On behalf of Ragnar Events, Best Buddies Utah and Operation Kids, I’d like to say “thank you” to all those who donated who helped us raise thousands of dollars for a worthy cause – to help intellectually disabled kids stay healthy and fit.

We can’t wait to see you in Logan next year for the 2010 Wasatch Back race! For those of you from out of state – we will see you at several of the upcoming Ragnar Relays between now and November.

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Bringing a Smile & A Hug to Ragnar Relay Wasatch Back

Operation Kids had a blast this past weekend at the Ragnar Relay Wasatch Back! Our morning started at the break of dawn along with our friends at Best Buddies. Best Buddies actually camped out in their RV, and came ready to roll up their sleeves. And man did they!

Brett, from Best Buddies, handed out flyers and gave hugs to the ladies, while the rest of the Best Buddies crew manned their booth. Brett worked the crowd with his magnetic charm and warm smile. While it’s hard to keep your mind off the pre-race jitters, our friends at Best Buddies helped ease everyone’s minds and made everyone remember that there is a great cause to run for.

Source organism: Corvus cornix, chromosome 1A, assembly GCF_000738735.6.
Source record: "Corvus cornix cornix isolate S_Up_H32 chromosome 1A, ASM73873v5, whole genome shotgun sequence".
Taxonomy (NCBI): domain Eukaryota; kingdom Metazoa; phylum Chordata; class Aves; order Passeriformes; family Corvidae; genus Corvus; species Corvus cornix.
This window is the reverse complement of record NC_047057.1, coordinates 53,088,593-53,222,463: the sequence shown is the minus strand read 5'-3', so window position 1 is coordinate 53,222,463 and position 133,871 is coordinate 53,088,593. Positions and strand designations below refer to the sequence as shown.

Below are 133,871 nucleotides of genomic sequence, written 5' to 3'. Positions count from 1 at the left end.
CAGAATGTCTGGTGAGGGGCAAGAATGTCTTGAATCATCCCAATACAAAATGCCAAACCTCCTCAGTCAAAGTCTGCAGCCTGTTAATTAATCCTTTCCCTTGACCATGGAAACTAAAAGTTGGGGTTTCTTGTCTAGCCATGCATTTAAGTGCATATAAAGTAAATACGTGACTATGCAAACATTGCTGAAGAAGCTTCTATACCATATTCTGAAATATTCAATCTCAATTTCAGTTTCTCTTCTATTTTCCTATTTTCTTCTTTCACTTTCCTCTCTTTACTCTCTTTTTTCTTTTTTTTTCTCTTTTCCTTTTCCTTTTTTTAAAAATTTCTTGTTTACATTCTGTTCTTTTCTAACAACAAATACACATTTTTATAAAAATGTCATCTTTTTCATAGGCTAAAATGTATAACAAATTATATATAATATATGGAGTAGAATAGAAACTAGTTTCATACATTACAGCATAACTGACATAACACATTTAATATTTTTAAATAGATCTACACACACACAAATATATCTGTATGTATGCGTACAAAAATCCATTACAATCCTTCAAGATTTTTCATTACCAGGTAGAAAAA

Several members from our team took snapshots of the runners and the Ragnarian fans throughout the race.  We even managed to capture a few photos of our Best Buddy pals while they were working. As the first day ended, Operation Kids and Best Buddies anxiously awaited to serve breakfast/lunch at Exchange 30 in Heber City, UT, for the next day.

On Saturday, breakfast started out busy! We were on a roll and then the torrential rain caused the runners to stay in their vans. However, we were not going to let that stop our fundraising efforts for the breakfast/lunch. With the help of Best Buddies and the Best Buddies volunteers we brought the food to the runners! 

After serving breakfast/lunch at Exchange 30, our crew moved to the finish line in Park City, UT. The weather turned into a storm straight out of the Wizard of Oz! Operation Kids along with Best Buddies hung in there until the crowd started dwindling down in numbers due to this unusual weather.